Transcranial magnetic motor evoked potentials (TMMEPs) assess the functional integrity of the descending motor pathways, which are typically compromised in canine cervical spondylomyelopathy (CSM). The objective of this prospective study was to establish the reference ranges of TMMEP latency and amplitude in clinically normal (control) Great Danes (GDs), compare TMMEPs obtained in GDs with and without CSM, and determine whether there is any association between TMMEP data and severity of neurological signs or magnetic resonance imaging (MRI) findings.
Computed tomography (CT) provides excellent bony detail, whereas magnetic resonance (MR) imaging is superior in evaluating the neural structures. The purpose of this prospective study was to assess interobserver and intermethod agreement in the evaluation of cervical vertebral column morphology and lesion severity in Great Danes with cervical spondylomyelopathy by use of noncontrast CT and high-field MR imaging. Fifteen client-owned affected Great Danes were enrolled. All dogs underwent noncontrast CT under sedation and MR imaging under general anesthesia of the cervical vertebral column.
Great Danes are predisposed to osseous-associated cervical spondylomyelopathy (Wobbler syndrome). The first aim of this prospective study was to compare values measured using previously published intravertebral and intervertebral ratio methods and a novel ventrodorsal ratio method in radiographs of clinically normal and affected Great Danes. The second aim was to determine whether these ratios could be used as predictors of sites of spinal cord compression based on magnetic resonance imaging (MRI). Thirty dogs (15 normal, 15 affected) were prospectively enrolled.
This study presents a case of lymphocytic ganglioneuritis in a dog secondary to intervertebral disc extrusion that mimicked a peripheral nerve sheath tumour on magnetic resonance imaging. A four-year-old spayed female dachshund with lumbar pain was imaged via magnetic resonance. A tubular, space-occupying, contrast-enhancing lesion was noted in the right intervertebral foramen at L6 to L7. This was presumed to represent focal enlargement of the right sixth lumbar spinal nerve.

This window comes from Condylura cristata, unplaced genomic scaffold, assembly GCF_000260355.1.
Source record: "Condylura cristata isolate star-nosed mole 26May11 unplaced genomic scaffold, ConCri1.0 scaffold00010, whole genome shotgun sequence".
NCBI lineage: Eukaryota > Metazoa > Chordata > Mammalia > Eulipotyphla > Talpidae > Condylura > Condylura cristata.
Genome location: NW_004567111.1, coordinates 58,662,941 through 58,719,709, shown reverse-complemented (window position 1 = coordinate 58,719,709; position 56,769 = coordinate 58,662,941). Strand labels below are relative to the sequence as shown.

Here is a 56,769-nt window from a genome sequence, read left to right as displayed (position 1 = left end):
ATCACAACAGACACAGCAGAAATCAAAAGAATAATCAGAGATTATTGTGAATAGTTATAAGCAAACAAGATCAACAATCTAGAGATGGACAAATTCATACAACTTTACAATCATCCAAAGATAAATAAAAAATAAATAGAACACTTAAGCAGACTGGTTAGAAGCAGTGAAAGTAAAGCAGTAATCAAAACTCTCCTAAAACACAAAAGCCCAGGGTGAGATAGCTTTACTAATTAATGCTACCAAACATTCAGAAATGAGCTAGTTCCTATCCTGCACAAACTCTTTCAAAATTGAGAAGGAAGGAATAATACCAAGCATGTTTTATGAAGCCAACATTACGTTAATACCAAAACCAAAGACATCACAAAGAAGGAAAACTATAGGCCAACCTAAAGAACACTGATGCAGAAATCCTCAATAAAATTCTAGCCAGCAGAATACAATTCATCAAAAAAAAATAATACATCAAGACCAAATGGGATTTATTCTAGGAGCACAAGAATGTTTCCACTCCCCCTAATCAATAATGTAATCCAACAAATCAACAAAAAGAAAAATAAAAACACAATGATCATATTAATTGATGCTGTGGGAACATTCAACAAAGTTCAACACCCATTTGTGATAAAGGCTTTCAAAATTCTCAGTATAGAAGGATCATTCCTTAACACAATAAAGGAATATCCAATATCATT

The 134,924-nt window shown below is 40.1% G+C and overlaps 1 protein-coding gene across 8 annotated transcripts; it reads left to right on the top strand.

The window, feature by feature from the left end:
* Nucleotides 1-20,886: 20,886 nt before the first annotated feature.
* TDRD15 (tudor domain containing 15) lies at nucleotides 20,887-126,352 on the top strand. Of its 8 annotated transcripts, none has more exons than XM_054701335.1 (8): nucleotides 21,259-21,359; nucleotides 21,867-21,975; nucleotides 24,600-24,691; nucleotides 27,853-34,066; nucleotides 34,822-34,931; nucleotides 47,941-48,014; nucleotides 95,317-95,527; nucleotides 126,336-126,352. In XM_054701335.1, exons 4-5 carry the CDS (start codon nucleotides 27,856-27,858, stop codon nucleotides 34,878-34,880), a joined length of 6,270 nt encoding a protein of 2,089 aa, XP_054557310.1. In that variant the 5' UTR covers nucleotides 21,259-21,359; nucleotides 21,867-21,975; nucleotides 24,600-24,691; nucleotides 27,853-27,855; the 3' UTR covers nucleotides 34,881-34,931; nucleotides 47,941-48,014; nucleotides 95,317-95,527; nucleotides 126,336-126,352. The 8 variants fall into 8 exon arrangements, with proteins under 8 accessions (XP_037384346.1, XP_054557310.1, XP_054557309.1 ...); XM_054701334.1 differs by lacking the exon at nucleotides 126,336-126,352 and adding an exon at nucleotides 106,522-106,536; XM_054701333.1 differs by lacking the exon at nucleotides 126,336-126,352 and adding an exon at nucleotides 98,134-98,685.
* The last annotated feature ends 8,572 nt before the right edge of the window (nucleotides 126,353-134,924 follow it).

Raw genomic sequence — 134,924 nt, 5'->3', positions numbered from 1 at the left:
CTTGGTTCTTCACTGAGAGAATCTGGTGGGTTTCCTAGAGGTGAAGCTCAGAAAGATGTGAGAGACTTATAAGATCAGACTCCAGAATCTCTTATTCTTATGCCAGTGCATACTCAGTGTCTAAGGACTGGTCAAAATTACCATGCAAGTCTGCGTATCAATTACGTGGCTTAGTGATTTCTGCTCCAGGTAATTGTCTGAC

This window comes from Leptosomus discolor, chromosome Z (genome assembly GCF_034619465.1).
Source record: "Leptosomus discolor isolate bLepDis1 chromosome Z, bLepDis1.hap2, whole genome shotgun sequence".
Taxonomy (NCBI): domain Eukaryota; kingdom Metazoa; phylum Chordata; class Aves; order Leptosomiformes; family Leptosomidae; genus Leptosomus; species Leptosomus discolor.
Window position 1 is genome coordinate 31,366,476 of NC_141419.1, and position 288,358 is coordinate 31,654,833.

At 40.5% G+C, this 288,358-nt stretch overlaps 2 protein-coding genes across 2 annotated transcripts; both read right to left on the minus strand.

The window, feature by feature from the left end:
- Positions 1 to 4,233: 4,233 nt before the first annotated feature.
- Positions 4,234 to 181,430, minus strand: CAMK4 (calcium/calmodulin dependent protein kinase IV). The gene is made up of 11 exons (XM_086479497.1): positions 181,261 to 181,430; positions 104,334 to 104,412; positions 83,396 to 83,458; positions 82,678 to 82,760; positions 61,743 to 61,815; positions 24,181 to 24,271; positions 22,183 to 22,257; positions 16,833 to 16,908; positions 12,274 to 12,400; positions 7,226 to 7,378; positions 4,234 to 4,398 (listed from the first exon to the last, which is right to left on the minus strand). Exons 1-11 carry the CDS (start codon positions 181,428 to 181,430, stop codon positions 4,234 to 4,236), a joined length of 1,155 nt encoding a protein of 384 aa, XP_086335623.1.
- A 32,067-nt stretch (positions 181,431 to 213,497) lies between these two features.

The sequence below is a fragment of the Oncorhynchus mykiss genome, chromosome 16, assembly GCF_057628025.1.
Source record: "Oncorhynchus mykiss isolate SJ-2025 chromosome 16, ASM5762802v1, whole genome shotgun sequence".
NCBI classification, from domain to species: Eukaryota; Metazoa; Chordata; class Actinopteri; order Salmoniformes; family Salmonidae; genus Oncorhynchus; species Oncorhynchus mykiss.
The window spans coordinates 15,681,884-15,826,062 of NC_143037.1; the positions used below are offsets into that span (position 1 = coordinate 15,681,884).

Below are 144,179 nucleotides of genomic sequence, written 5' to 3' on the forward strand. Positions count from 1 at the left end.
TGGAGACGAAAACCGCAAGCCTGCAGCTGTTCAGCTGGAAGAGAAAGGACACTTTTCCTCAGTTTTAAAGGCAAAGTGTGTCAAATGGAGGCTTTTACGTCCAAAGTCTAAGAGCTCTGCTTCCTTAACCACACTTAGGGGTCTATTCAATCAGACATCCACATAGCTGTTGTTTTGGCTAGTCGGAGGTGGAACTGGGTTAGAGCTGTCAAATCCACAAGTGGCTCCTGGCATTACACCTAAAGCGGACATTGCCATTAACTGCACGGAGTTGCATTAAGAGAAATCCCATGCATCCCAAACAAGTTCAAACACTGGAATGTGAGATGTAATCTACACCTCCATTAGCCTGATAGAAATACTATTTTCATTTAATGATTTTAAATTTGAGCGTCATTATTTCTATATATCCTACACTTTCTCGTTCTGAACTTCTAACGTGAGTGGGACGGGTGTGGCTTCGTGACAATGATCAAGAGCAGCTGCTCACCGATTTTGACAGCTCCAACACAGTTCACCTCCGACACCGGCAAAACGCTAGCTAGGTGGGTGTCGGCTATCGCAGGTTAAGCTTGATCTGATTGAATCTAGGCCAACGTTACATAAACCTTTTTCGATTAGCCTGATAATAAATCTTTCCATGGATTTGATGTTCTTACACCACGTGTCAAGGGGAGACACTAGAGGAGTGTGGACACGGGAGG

To examine conventional magnetic resonance imaging planes of the lumbosacral foramina to obtain objective measurements of foraminal size in medium-sized (20-28 kg) normal dogs.
Ten canine cadavers were evaluated using magnetic resonance imaging in neutral, flexed and extended position. Foraminal ratios, areas and lumbosacral angles were calculated and their relationship to body weight was evaluated.
To: (1) determine the success of medical infrared imaging (MII) in identifying dogs with TLIVDD, (2) compare MII localization with magnetic resonance imaging (MRI) results and surgical findings, and (3) determine if the MII pattern returns to that of normal dogs 10 weeks after decompression surgery.
Prospective case series.
Chondrodystrophic dogs (n = 58) with Type I TLIVDD and 14 chondrodystrophic dogs with no evidence of TLIVDD.
To (1) synthesize the terminology used to classify extramedullary spinal cysts in dogs to clarify some of the commonly reported misconceptions, and (2) propose a classification scheme to limit confusion with terminology.
Ultrasound-guided intraarticular injection of cervical articular process joints is a well-established procedure in both humans and horses for neck pain resulting from osteoarthritis, but the technique has not been described in dogs. Aims of this study were to describe the ultrasonographic anatomy and landmarks for cervical articular process joint injections in the dog, develop a technique for articular process joint injections using these landmarks, and determine the accuracy of injections and factors that may influence it.